Find out what tamoxifen is, how you have it and other important information about taking tamoxifen for breast cancer.
Tamoxifen lowers the risk of early breast cancer coming back (recurring) after surgery or developing in the other breast. It can also control advanced breast cancer for some time.
The liquid version of tamoxifen is called Saltamox.
How you have tamoxifen
You have tamoxifen as tablets.
Taking your tablets or capsules
Whether you have a full or empty stomach can affect how much of a drug gets into your bloodstream.
You should take the right dose, not more or less.
Never stop taking a cancer drug without talking to your specialist first.
If you accidentally take more tamoxifen than you should, let your doctor or nurse know straight away.
If you forget to take a dose, take the dose as soon as you remember, unless it is nearly time for your next dose. Don't take a double dose to make up for a forgotten dose.
When you have tamoxifen
You take it daily at the same time every day. Most people have tamoxifen for 5 years.
Tests during treatment
You have blood tests before starting treatment and during your treatment. They check your levels of blood cells and other substances in the blood. They also check how well your liver and kidneys are working.
You may also have eye tests and tests to check your womb lining.
Other medicines, food and drink
Cancer drugs can interact with some other medicines and herbal products. Tell your doctor or pharmacist about any medicines you are taking. This includes vitamins, herbal supplements and over the counter remedies.
Pregnancy and contraception
This drug may harm a baby developing in the womb. It is important not to become pregnant or father a child while you are having treatment with this drug and for at least 2 months afterwards.
Talk to your doctor or nurse about effective contraception before starting treatment.
Don’t breastfeed during this treatment because the drug may come through in your breast milk.
The liquid form of tamoxifen (Saltamox) contains a very small amount of alcohol. This is not harmful to most people but may be a problem if you have alcoholism.
Treatment for other conditions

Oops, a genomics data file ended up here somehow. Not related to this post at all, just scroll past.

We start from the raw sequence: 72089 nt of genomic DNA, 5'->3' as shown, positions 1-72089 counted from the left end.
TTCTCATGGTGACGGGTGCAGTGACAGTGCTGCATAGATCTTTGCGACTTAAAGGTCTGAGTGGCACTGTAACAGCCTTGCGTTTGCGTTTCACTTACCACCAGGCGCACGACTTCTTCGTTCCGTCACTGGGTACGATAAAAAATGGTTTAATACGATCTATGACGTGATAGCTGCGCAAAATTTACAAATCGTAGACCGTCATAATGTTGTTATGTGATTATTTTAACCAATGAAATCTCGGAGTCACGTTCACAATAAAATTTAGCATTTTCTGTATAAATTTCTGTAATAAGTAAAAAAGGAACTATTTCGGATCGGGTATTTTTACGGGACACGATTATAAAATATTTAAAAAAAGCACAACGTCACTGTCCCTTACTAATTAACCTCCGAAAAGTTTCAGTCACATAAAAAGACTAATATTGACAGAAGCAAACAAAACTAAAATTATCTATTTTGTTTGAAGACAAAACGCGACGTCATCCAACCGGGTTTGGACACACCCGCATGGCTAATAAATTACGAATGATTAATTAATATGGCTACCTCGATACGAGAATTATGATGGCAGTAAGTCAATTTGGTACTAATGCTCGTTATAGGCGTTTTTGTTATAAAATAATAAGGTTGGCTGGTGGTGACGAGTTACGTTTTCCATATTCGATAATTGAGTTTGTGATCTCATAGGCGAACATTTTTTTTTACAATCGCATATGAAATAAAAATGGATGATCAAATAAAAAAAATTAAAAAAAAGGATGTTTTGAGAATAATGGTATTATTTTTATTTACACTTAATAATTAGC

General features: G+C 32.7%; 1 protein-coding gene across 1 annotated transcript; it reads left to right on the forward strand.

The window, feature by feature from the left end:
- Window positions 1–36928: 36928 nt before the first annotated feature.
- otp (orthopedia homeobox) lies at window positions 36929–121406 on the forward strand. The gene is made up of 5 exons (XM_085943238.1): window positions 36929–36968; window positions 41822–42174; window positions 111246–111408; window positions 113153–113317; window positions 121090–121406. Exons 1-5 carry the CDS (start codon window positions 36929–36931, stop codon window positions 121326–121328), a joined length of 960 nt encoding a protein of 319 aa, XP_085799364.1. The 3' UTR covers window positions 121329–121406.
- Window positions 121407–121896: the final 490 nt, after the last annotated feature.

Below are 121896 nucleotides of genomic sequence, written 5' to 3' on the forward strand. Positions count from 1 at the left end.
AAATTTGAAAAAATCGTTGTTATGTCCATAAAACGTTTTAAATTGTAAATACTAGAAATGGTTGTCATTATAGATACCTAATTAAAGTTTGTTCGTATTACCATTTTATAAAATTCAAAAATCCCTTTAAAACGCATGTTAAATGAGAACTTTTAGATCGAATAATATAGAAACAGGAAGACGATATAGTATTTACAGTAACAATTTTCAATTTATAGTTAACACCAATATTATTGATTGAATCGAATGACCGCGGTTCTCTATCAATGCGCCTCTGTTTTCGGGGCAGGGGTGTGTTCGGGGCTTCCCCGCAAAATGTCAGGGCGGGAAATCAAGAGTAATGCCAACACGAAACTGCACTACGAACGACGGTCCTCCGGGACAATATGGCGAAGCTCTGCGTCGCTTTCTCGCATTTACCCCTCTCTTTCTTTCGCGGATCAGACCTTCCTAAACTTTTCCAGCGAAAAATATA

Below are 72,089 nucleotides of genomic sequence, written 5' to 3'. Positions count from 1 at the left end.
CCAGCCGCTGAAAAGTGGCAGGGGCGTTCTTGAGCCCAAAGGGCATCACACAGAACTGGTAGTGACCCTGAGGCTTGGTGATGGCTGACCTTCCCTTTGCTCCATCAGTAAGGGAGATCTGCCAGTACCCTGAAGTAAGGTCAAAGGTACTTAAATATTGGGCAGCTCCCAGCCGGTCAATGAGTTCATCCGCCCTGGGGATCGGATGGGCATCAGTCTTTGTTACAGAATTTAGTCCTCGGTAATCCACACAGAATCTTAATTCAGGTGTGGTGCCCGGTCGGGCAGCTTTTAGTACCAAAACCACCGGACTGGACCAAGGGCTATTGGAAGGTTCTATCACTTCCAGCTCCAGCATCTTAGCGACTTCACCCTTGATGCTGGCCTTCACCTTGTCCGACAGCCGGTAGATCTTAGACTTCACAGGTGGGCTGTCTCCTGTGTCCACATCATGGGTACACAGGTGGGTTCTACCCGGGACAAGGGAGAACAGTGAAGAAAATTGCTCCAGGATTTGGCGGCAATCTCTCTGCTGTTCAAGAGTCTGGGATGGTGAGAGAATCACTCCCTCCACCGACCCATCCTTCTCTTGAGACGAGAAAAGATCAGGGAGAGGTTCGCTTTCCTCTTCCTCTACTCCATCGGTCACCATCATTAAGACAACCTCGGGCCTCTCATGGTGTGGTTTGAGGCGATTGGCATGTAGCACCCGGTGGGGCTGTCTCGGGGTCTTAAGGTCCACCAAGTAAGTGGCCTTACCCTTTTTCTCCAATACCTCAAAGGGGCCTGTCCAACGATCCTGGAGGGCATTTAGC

Always tell other doctors, nurses, pharmacists or dentists that you’re having this treatment if you need treatment for anything else, including teeth problems.
Don’t have immunisations with live vaccines while you’re having treatment and for at least 6 months afterwards.
In the UK, live vaccines include rubella, mumps, measles, BCG, yellow fever and shingles vaccine (Zostavax).
- have other vaccines, but they might not give you as much protection as usual
- have the flu vaccine (as an injection)
- be in contact with other people who've had live vaccines as injections
Avoid close contact with people who’ve recently had live vaccines taken by mouth (oral vaccines) such as oral polio or the typhoid vaccine.
This also includes the rotavirus vaccine given to babies. The virus is in the baby’s poo for up to 2 weeks and could make you ill. So, avoid changing their nappies for 2 weeks after their vaccination if possible. Or wear disposable gloves and wash your hands well afterwards.
You should also avoid close contact with children who have had the flu vaccine nasal spray if your immune system is severely weakened.
More information about this treatment
For further information about this treatment go to the electronic Medicines Compendium (eMC) website.
You can report any side effect you have to the Medicines Health and Regulatory Authority (MHRA) as part of their Yellow Card Scheme.
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